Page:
L ( ) = 1 N n = 1 N l ( x n , )
The smoothed misclassification risk is given by,

l ( x n , ) = 1 1 + AR n ( ) - B
and the average rivalry by.

R n ( ) = ( 1 K - 1 k k n ( E ( k n , k ) j = 1 M λ j log p j ( k x n ) p j ( k n x n ) ) η ) 1 η

The smooth empirical error ate is minimized through.

L ( ) = 1 N n = 1 N l ( x n , )
Herein, l is a loss function that for straightforward calculations must be differentiatable. Rivalry is given by,

y nk ( ) = ( p ( k x n ) p ( k n x n ) ) E ( k n , k )
wherein E indicates the number of errors. Average rivalry is given through the summing in.

R n ( ) = ( 1 K - 1 k k n [ y nk ( ) ] η ) 1 η
A smoothed misclassification risk is used by

l ( x n , ) = 1 1 + AR n ( ) - B
that behaves like a sigmoid function. For Rn=−∞, 1 becomes zero, for Rn=+∞, the limiting value is l=1. Herein A, B are scaling constants greater than zero. Differentiating to ^ yields,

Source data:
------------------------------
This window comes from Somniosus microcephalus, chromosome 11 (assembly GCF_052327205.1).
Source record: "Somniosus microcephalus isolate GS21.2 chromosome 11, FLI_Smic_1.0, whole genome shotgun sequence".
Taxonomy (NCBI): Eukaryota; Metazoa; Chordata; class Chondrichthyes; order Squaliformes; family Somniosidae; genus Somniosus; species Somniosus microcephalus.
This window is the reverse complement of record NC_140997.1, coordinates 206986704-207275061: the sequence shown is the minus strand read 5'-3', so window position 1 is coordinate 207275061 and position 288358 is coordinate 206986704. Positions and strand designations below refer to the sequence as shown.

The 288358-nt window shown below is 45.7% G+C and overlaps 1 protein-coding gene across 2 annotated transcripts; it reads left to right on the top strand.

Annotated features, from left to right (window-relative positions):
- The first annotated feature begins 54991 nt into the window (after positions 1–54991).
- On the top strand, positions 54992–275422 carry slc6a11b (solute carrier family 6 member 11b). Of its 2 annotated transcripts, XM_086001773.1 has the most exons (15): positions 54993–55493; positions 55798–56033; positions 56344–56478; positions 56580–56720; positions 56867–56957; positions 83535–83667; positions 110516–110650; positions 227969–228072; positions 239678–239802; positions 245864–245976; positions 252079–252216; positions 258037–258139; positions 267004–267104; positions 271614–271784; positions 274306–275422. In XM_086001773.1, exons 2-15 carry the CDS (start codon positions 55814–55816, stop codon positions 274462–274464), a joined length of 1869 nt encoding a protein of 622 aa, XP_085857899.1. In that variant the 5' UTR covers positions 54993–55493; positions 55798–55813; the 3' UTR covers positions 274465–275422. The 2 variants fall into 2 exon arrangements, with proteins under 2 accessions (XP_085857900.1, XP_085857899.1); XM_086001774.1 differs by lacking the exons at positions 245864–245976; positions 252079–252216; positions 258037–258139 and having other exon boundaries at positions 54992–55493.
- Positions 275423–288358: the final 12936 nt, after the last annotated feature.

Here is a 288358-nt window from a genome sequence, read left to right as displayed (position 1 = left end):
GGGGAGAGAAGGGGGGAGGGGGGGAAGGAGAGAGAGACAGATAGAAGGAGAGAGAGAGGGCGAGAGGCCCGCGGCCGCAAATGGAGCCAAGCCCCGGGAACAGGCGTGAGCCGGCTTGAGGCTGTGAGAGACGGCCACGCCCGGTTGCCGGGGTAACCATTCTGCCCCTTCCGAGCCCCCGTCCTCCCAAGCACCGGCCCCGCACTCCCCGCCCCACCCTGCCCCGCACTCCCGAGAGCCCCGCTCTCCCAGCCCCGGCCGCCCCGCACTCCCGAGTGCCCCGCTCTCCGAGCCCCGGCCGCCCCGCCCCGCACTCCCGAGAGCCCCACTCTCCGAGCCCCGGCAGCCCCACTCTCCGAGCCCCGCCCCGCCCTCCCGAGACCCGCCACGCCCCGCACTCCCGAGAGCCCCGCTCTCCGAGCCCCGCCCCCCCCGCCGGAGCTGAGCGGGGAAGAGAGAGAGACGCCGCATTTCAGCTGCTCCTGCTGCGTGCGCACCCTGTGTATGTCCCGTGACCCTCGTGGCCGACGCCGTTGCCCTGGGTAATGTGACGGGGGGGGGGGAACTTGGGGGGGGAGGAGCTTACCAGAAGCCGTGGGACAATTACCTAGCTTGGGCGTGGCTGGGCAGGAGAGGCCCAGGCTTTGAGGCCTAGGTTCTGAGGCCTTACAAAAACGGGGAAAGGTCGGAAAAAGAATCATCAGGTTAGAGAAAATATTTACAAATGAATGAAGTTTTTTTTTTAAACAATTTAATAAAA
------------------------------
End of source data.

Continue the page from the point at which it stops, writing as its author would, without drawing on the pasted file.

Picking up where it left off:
λ j ( I + 1 ) = λ j ( I ) - ɛ n = 1 N l ( x n , ( I ) ) ( 1 - l ( x n , ( I ) ) ) k k n E ( k n , k ) log ( p j ( k x n ) p j ( k n x n ) ) [ y nk ( ( I ) ) ] η k k n [ y nk ( ( I ) ) ] η
wherein the vector ^ (I) is given by
^ (I)=(λ1 (I), . . . , λM (I))tr
and the eventual outcome by

y nk ( ) = ( p ( k x n ) p ( k n x n ) ) E ( k n , k )

The invention also provides a closed form solution for finding the discriminative model combination DMC. The solution is to minimize the distance between on the one hand the discriminant function and on the other hand the ideal discriminant function E(kn,k) in a least squares method. The basic expression is given by

1 ( K - 1 ) N N n = 1 k k n ( log p ( k x n ) p ( k n x n ) - E ( k n , k ) ) 2 = 1 ( K - 1 ) N N n = 1 k k n ( j λ j log p j ( k x n ) p j ( k n x n ) - E ( k n , k ) ) 2
Herein, ^=Q−1P, wherein Q is a matrix with elements Qi,j given by

Q i , j = 1 ( K - 1 ) N n = 1 N k k n { log p i ( k n x n ) p i ( k x n ) } { log p j ( k n x n ) p j ( k x n ) }
Furthermore, P is a vector with elements Pi given by,

P i = 1 ( K - 1 ) N n = 1 N k k n E ( k n , k ) { log p i ( k n x n ) p i ( k x n ) }
Now, the empirical error rate has been given earlier in

1 n = 1 N L n n = 1 N E ( arg max k ( log p ( k x n ) p ( k n x n ) ) , k n ) = 1 n = 1 N L n n = 1 N k k n E ( k n , k ) δ ( k , arg max k ( log p ( k x n ) p ( k n x n ) ) )
For calculatory reasons this is approximated by a smoothed empirical error rate as expressed by

1 n = 1 N L n n = 1 N k k n E ( k , k n ) S ( log p ( k x n ) p ( k n x n ) )